17. Mansoor LE, Abdool Karim Q, Mngadi KT, et al. Good adherence in trial of topical pre-exposure prophylaxis integrated into family planning services. Abstract presented at: International AIDS Conference; July 18-22, 2016; Durban, South Africa. Abstract FRAE0102. http://programme.aids2016.org/Abstract/Abstract/3183. Accessed May 29, 2019
  18. Centre for the AIDS Programme of Research in South Africa. Open label randomized controlled trial to assess the impact of prophylactic exposure to tenofovir gel on the efficacy of subsequent tenofovir-containing antiretroviral therapy on viral suppression. In: ClinicalTrials.gov. Bethesda (MD): National Library of Medicine (US). Registered on June 21, 2011. NLM Identifier: NCT01387022. https://www.clinicaltrials.gov/ct2/show/study/NCT01387022. Accessed May 29, 2019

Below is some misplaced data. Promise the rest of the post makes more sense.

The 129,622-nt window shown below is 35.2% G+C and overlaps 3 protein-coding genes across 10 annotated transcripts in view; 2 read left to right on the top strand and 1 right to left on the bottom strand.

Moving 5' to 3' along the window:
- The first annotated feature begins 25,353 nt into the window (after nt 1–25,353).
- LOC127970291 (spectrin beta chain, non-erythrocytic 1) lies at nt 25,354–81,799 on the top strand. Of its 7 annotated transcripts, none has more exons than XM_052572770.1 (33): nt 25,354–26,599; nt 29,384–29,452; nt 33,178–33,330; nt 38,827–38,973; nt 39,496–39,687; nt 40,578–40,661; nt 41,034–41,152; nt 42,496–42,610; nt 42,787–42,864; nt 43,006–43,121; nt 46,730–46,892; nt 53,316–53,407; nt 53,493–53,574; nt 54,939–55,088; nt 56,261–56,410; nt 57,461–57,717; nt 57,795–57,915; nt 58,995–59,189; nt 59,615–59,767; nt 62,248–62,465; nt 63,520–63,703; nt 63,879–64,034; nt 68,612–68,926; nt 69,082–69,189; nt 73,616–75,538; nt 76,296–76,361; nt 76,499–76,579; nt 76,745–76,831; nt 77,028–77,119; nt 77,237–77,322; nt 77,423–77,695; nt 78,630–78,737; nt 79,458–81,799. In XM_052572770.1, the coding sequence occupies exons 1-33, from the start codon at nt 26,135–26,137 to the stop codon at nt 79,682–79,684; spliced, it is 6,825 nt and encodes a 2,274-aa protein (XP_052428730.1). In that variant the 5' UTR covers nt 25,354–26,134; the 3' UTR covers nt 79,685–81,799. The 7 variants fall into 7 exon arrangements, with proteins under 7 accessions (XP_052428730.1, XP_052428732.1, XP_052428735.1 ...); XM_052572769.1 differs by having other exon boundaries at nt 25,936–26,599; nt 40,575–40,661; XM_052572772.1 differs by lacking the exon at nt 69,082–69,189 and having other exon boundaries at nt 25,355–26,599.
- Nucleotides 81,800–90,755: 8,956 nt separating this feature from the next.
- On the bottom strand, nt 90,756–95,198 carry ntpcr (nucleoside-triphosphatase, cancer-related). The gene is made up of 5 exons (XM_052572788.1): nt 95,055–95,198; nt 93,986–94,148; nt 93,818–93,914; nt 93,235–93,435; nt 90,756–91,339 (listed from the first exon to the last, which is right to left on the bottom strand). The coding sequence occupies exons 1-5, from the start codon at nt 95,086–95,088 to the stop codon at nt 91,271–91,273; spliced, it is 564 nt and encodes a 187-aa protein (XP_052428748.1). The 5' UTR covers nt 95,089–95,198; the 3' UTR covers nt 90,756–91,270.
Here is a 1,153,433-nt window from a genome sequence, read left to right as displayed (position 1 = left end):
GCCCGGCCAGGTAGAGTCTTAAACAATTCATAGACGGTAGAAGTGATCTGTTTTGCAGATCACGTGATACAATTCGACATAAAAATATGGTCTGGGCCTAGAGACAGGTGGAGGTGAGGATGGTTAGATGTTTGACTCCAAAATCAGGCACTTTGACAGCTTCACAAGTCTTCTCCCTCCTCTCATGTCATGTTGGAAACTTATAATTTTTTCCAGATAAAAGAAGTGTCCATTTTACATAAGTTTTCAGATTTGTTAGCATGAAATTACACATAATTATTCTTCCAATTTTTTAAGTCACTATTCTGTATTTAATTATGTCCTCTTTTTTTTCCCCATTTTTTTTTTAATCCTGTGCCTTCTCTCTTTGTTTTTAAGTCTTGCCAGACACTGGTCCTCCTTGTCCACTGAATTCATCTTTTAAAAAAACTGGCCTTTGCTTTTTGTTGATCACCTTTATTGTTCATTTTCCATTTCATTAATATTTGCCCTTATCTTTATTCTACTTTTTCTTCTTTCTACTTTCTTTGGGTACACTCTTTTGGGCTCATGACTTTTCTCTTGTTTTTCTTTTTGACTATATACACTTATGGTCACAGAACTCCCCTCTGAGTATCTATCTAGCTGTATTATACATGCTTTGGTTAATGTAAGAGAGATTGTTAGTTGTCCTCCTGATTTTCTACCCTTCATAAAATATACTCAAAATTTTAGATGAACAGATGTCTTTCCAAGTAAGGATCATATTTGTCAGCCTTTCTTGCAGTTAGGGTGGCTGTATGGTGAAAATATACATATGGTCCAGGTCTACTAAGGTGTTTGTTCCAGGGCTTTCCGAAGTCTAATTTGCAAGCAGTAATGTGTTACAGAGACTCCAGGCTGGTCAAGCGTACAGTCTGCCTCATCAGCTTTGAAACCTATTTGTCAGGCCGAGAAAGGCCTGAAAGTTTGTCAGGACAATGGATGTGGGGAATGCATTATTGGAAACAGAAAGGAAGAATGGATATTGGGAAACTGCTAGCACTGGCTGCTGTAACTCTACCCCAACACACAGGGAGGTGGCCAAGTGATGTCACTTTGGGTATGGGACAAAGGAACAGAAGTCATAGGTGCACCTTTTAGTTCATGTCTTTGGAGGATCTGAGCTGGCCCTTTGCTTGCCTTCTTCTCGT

19. National Institute of Allergy and Infectious Diseases (NIAID). Phase 2B safety and effectiveness study of tenofovir 1% gel, tenofovir disproxil fumarate tablet and emtricitabine/tenofovir disoproxil fumarate tablet for the prevention of HIV infection in women. In: ClinicalTrials.gov. Bethesda (MD): National Library of Medicine (US). Registered on June 24, 2008. NLM Identifier: NCT00705679. https://www.clinicaltrials.gov/ct2/show/NCT00705679. Accessed May 29, 2019
  20. National Institute of Allergy and Infectious Diseases (NIAID). A Phase 1, randomized pharmacokinetic and safety study of a 90 Day intravaginal ring containing tenofovir. In: ClinicalTrials.gov. Bethesda (MD): National Library of Medicine (US). Registered on September 12, 2018. NLM Identifier: NCT03670355. https://clinicaltrials.gov/ct2/show/record/NCT03670355. Accessed May 29, 2019